And where am I now? Well, this trip turn a major step last night when I made the big commitment of booking my flights. The reason this is a major step is for a few reasons. I haven’t reached my fundraising goal yet, which means I’m still short what I will need to afford other things for the trip, including the fee I have to pay to volunteer with reef doctor, vaccinations, visas and dive equipment. By making this commitment yesterday means there is no turning back now, it’s full steam ahead for the next month. A few years ago I may have been paralyzed with anxiety and fear stepping into this and although I am still a little uncomfortable now with how they next month may or may not look, I’m mostly excited about that discomfort and all the learning opportunities this whole experience will give me.

In fact, despite all I’ve talked about here, I think the great Jimmy Cliff said it best.

Much love,

-Drew

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“Be Careful.”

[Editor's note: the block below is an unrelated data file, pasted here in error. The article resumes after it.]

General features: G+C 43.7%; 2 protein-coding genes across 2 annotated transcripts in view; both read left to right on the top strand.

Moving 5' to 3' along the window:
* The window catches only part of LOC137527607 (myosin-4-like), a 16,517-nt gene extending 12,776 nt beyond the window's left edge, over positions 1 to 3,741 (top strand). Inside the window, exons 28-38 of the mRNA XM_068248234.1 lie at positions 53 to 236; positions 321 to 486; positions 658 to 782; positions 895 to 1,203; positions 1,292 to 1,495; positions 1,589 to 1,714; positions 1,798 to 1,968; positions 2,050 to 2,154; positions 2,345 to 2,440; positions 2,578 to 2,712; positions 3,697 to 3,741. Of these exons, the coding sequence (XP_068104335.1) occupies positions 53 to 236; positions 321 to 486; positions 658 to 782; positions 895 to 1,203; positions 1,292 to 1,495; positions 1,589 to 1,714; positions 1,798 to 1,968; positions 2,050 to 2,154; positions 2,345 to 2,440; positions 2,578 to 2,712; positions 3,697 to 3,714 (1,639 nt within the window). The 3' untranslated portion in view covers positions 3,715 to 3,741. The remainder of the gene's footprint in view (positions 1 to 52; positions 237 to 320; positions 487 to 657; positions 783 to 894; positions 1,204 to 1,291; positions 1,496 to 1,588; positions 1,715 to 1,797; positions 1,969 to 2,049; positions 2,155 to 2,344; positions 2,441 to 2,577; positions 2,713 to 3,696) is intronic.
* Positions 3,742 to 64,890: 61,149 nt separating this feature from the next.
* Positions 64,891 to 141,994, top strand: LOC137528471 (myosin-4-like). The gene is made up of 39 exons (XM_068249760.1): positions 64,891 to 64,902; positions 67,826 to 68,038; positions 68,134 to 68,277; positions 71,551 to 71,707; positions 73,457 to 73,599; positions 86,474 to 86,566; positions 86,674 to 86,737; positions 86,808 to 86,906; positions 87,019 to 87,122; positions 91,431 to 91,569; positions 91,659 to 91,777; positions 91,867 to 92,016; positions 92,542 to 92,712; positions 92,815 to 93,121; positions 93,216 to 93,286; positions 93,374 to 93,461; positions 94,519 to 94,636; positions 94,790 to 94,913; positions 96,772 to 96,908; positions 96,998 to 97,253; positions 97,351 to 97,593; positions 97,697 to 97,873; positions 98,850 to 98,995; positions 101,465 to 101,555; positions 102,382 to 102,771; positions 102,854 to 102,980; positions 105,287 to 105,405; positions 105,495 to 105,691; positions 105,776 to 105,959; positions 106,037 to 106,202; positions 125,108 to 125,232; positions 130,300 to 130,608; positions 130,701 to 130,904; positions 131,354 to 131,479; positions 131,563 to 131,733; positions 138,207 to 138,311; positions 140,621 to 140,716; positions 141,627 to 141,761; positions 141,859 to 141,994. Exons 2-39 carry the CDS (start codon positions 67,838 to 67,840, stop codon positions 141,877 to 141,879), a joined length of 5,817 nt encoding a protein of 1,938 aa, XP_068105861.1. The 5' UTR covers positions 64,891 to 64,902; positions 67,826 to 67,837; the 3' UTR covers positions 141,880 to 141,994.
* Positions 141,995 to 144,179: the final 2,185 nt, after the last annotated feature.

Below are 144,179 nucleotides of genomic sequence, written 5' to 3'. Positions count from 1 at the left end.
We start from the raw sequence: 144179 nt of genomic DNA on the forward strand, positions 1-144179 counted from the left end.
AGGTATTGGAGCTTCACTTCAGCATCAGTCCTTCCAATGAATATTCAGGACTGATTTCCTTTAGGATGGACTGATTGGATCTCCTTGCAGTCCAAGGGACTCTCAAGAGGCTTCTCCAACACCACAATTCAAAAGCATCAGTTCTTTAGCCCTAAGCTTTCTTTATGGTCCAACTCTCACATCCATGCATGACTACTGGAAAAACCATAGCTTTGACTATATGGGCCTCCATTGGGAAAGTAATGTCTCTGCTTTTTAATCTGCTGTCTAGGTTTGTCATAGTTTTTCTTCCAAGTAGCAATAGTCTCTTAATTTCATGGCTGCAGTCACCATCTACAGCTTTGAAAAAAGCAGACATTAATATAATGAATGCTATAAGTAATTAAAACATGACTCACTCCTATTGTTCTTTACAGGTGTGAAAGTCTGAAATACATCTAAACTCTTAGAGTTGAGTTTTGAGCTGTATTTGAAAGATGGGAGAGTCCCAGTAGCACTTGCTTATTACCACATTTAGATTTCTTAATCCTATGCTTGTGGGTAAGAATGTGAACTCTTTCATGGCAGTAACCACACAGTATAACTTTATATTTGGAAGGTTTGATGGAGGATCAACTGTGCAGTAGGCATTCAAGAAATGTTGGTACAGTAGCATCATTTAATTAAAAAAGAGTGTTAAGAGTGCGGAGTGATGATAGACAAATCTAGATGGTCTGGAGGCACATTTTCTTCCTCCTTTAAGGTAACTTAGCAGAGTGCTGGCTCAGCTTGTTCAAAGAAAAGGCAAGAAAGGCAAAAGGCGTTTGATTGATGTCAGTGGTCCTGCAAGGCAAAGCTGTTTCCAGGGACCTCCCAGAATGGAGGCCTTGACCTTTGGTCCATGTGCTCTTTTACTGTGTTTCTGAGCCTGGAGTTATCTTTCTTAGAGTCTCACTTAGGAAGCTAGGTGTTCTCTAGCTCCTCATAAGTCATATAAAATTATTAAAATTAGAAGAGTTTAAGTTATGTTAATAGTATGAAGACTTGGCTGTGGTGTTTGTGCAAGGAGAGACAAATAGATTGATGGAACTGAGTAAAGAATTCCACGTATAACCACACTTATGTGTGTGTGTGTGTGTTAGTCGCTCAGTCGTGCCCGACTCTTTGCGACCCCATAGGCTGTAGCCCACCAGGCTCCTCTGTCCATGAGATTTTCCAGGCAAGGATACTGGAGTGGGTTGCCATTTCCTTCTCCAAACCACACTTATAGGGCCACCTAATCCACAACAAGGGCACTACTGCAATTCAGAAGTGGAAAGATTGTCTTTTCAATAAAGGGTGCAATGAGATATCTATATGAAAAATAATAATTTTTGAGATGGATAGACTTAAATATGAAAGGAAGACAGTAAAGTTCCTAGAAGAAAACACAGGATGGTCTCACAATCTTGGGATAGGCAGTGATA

It’s a familiar warning, heeded by those wanting to ensure that loved ones don’t place themselves in a situation that could potentially be hazardous, harmful, unsafe, uncomfortable, or DANGEROUS. This warning is one that travelers hear most frequently.

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The biggest draw of travelling is that thrill of not knowing what experiences await you, but understanding that those experiences will be the ones you remember.

We often hear many warning calls about the big scary world out there. As someone who will be traveling in 2 months time, I’ve definitely had my share of concerns and suprisingly, it’s those very concerns that are making this pre-journey experience so exciting.

travel-money-banner

For some, the financial fear is enough to cripple them from global exploration. This was particularly true for myself. Due to poor financial choices I made many years ago, my credit is pretty much non-existent. That paired with my “less than lucrative” employment history always gave me excuses to never spread my wings. I’m certain many people can relate to this, with the economy being what it was and the cost of flights it all can seem very overwhelming.

I always blamed money as the reason I wasn’t able to travel, then I had a realization. It wasn’t money I was making that was preventing me from travel, it was the money I was making that was keeping me where I was. I was working full time hours so I could continue to afford working full time hours. That being said I am aware that I need to have money to afford to live (and travel!!), but I am finally open to alternate streams of income that don’t involve me dedicating myself 40+ hours a week to somebody else. I’m not sure what those look like